Saturday, March 7, 2009

The Seed of Man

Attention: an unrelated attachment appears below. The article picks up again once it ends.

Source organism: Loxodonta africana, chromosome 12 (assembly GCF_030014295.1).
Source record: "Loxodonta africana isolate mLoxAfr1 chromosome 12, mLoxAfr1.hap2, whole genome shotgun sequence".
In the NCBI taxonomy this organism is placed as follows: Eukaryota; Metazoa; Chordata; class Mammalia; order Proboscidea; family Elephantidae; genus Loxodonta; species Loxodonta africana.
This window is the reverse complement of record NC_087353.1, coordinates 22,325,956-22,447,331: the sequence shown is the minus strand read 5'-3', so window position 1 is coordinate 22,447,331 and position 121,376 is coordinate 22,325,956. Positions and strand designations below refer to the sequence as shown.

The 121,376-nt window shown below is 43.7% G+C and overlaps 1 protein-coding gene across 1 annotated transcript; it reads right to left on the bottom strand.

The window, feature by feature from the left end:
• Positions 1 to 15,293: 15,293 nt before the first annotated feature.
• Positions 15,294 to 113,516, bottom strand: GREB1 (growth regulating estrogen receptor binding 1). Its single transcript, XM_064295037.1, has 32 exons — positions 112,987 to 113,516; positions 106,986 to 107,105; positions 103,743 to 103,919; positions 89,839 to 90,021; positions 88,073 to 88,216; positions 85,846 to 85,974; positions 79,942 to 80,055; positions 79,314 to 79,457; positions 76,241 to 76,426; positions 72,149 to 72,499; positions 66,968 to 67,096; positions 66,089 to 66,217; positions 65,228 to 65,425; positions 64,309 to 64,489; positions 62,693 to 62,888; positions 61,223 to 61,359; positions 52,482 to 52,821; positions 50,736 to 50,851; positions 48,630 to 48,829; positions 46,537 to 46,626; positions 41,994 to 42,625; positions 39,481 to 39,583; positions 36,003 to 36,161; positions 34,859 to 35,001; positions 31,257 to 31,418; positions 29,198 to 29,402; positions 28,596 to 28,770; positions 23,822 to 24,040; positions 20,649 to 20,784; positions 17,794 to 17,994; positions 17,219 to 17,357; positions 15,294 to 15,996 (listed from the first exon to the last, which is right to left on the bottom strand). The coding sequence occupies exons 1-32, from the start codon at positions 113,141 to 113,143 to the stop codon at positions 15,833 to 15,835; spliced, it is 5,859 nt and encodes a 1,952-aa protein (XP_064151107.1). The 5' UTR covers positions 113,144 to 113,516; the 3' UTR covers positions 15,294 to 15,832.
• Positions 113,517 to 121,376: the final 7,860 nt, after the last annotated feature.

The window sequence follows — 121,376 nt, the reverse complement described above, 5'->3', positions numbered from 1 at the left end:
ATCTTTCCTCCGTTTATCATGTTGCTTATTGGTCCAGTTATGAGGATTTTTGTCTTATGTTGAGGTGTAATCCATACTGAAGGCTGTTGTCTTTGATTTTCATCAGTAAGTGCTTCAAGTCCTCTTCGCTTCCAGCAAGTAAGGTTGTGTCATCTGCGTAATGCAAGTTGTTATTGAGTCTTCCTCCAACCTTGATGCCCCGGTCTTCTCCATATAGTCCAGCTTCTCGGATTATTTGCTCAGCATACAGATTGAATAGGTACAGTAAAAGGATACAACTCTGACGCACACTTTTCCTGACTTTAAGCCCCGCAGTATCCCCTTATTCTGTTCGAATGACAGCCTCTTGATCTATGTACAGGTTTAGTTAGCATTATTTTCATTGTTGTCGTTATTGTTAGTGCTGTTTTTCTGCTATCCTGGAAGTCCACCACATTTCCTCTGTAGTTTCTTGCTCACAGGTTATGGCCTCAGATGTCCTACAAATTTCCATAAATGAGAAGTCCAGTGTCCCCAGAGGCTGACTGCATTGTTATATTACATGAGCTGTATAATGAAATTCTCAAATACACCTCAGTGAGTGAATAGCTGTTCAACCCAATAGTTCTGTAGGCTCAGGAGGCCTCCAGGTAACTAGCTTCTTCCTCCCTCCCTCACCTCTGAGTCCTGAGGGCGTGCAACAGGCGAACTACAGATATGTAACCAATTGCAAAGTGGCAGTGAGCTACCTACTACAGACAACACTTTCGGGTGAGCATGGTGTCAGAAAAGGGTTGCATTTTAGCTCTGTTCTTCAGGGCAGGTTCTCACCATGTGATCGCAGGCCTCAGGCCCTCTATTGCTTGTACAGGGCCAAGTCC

A late-1960s art-movie rendition of the post-apocalyptic descent into barbarism. Oh goody. This 1969 Italian film from director Marco Ferreri is perhaps best regarded as a fitfully engaging failure, or maybe just a bilious curiosity for connoisseurs of dystopian satire. As a plague ravages humanity, Dora and Cino hide out at a remote beach house where Cino—encouraged by local authorities who suggest that all women have a duty to repopulate the human race—pressures Dora to bear him a child. Dora refuses, presumably not wanting to bring a child into such a vile world, and Cino resorts to drugging her in order to “plant the seed of man.” With a premise like that, it’s clear the film wants to create a scabrous vision of the relationship between men and women, but the drama is inert and the central conflict over bearing children underdeveloped, leaving the satire strangely toothless despite the extremity of the subject matter (which includes cannibalism and rape, both filmed in pastoral and romantic tones to allow for easy irony and increased provocation). As it turns out, the seed of man is explosive (no shock there), and Dora and Cino meet a fate that might have been startling if they had ever been more than empty vessels masquerading as characters—the film senselessly, inexplicably blows them up.

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